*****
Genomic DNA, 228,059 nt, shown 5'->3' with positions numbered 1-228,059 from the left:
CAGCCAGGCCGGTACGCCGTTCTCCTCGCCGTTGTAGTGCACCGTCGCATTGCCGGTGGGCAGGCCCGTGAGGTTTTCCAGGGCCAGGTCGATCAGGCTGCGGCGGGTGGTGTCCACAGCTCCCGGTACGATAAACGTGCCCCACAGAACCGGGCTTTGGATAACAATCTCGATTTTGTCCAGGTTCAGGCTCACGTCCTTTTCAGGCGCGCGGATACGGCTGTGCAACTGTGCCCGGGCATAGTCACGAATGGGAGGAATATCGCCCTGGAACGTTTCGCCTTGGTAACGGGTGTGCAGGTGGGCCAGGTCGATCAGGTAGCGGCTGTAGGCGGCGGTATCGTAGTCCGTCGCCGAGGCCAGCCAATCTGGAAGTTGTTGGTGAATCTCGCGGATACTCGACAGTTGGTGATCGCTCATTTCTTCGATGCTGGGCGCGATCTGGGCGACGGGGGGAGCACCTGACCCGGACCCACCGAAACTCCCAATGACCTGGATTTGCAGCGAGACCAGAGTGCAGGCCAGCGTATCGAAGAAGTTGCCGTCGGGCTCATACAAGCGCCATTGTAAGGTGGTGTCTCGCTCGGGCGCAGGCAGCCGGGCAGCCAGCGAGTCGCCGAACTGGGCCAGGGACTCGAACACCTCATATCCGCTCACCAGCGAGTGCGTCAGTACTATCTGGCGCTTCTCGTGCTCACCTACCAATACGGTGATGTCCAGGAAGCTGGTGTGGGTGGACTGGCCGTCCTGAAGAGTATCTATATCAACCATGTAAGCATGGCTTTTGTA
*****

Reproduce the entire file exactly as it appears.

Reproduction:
Genomic DNA, 228,059 nt, shown 5'->3' with positions numbered 1-228,059 from the left:
CAGCCAGGCCGGTACGCCGTTCTCCTCGCCGTTGTAGTGCACCGTCGCATTGCCGGTGGGCAGGCCCGTGAGGTTTTCCAGGGCCAGGTCGATCAGGCTGCGGCGGGTGGTGTCCACAGCTCCCGGTACGATAAACGTGCCCCACAGAACCGGGCTTTGGATAACAATCTCGATTTTGTCCAGGTTCAGGCTCACGTCCTTTTCAGGCGCGCGGATACGGCTGTGCAACTGTGCCCGGGCATAGTCACGAATGGGAGGAATATCGCCCTGGAACGTTTCGCCTTGGTAACGGGTGTGCAGGTGGGCCAGGTCGATCAGGTAGCGGCTGTAGGCGGCGGTATCGTAGTCCGTCGCCGAGGCCAGCCAATCTGGAAGTTGTTGGTGAATCTCGCGGATACTCGACAGTTGGTGATCGCTCATTTCTTCGATGCTGGGCGCGATCTGGGCGACGGGGGGAGCACCTGACCCGGACCCACCGAAACTCCCAATGACCTGGATTTGCAGCGAGACCAGAGTGCAGGCCAGCGTATCGAAGAAGTTGCCGTCGGGCTCATACAAGCGCCATTGTAAGGTGGTGTCTCGCTCGGGCGCAGGCAGCCGGGCAGCCAGCGAGTCGCCGAACTGGGCCAGGGACTCGAACACCTCATATCCGCTCACCAGCGAGTGCGTCAGTACTATCTGGCGCTTCTCGTGCTCACCTACCAATACGGTGATGTCCAGGAAGCTGGTGTGGGTGGACTGGCCGTCCTGAAGAGTATCTATATCAACCATGTAAGCATGGCTTTTGTA